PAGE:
Architecture Laid Bare! In Shades Of Green Reviewed By Janet Walker of
Janet Walker

Reviewer Janet Walker: Janet is the author of Colour To Die For, first of the Fee Weston Mystery Series. Janet lives in Australia and when she is not writing about P.I. Fee Weston's fight for truth, justice and a livable cash flow, she writes articles for magazines and fund raises for Australia's wildlife carers - heroes of the bush. For more about Janet and Fee visit Janet's WEBSITE

By Janet Walker
Published on September 10, 2012

Author : Robert Brown Butler
ISBN-13 : 9781466345935
ISBN-10 : 1466345934

Author : Robert Brown Butler
ISBN-13 : 9781466345935
ISBN-10 : 1466345934 

If only… if only we had owned a copy of Robert Brown Butler’s book, Architecture Laid Bare! In Shades Of Green when we did our recent home renovation. Trying to make sure that what we were doing was in keeping with our own wish to use sustainable materials in a simple, environmentally friendly way and explaining our needs to the tradesmen involved was in a word – difficult. Two words would be: extremely difficult.

Brown Butler, an architect of fifty years experience and author of six previous books on architecture, knows how to plan and create spaces that are economical to build, comfortable and attuned to the environment, ensuring that on completion living expenses will be kept to a low level. What he also knows is: the way to present information in an engaging, easy to understand style – great for first time homeowners/renovators or for anyone who is contemplating changes to their living space.

The book begins with a short introduction on how architecture shapes our lives. I certainly agree with the author that the relationship or proximity of a stove to a bench top can improve the quality of the food you eat. It can also improve your temper when you’re trying to prepare a family meal. Brown Butler contends that present day homes often cost 30% more than they should to build because they are too large. His premise that homes could be 30% smaller without losing comfort or functionality thereby saving on heating and cooling costs does have validity; how often do we heat or cool a space that’s rarely used?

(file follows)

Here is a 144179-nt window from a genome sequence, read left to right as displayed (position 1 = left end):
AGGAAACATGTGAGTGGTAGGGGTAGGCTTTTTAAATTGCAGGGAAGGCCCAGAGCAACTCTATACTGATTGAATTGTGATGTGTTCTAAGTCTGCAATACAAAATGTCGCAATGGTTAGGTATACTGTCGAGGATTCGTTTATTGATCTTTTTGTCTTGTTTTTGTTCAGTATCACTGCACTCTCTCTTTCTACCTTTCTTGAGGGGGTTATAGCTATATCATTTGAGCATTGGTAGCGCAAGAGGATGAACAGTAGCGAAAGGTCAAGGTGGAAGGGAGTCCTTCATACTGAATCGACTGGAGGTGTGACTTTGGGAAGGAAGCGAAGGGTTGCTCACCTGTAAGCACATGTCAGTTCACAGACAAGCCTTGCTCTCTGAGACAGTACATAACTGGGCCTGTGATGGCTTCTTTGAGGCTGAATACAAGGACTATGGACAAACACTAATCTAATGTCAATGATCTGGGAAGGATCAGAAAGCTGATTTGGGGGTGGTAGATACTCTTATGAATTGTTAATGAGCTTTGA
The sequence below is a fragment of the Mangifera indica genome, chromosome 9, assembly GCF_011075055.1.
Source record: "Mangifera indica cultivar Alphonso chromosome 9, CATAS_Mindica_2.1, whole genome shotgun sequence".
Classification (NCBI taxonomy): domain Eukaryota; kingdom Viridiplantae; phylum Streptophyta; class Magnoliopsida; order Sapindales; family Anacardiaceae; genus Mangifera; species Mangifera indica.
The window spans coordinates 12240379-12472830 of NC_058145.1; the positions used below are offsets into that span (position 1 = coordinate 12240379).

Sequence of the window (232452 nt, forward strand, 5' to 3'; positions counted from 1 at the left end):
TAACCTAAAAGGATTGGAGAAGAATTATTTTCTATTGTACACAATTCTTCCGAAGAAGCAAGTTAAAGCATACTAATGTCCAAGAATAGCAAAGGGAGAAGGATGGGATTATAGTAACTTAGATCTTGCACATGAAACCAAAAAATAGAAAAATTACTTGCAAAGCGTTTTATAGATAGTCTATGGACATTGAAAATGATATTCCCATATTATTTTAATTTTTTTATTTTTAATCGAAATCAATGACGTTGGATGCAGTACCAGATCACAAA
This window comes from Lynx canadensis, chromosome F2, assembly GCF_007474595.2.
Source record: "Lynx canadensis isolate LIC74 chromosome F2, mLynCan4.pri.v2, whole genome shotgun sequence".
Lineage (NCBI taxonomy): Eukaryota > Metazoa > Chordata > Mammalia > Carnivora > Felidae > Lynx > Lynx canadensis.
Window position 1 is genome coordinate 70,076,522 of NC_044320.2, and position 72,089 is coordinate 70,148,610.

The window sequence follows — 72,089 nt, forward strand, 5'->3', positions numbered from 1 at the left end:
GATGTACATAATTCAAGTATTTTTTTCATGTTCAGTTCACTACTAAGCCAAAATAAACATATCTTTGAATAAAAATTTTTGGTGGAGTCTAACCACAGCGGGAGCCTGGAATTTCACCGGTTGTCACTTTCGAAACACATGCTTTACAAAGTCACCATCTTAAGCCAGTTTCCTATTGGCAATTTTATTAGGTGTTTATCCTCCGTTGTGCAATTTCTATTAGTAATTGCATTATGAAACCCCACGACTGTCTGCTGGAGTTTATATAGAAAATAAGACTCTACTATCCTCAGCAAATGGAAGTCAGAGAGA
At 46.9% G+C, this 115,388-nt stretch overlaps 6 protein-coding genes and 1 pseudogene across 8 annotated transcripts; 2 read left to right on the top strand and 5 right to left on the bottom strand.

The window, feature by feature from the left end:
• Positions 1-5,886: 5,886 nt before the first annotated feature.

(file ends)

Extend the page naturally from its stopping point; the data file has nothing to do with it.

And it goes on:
A section on: Shades of Green and Tools follows and then the book is broken into sections:

Design, Structure, Electrical, Lighting, Plumbing, Climate, Acoustics.

These sections are further expanded into specific headings and there’s a really helpful index at the back i.e. Lighting circuits, electrical (followed by page numbers). The text is interspersed with pictures and diagrams which I liked because sometimes a picture really is worth a thousand words – helpful if you want to talk with a tradesman or to understand the best way to do stuff. I found the Electrical section especially interesting as I’ve never really understood electrical wiring (only knew it had to meet safety standards or there could be big trouble) and now I’m a lot better informed. At the end of each section is a space for notes which saves searching for a notepad when there’s something you really want to follow up or refer to at a later date.

Robert Brown Butler’s aim in writing this book is to help and inform those who haven’t the time or knowledge to work on their home but if a need arises, want to be able to deal with building industry professionals and of course, make sure that work they are paying for is done correctly.

Employment, relocation and family expansion and contraction can all lead to changes in your living space requirements. Architecture Laid Bare! In Shades Of Green is a keeper; one for your reference library – you never know when you will need it.           

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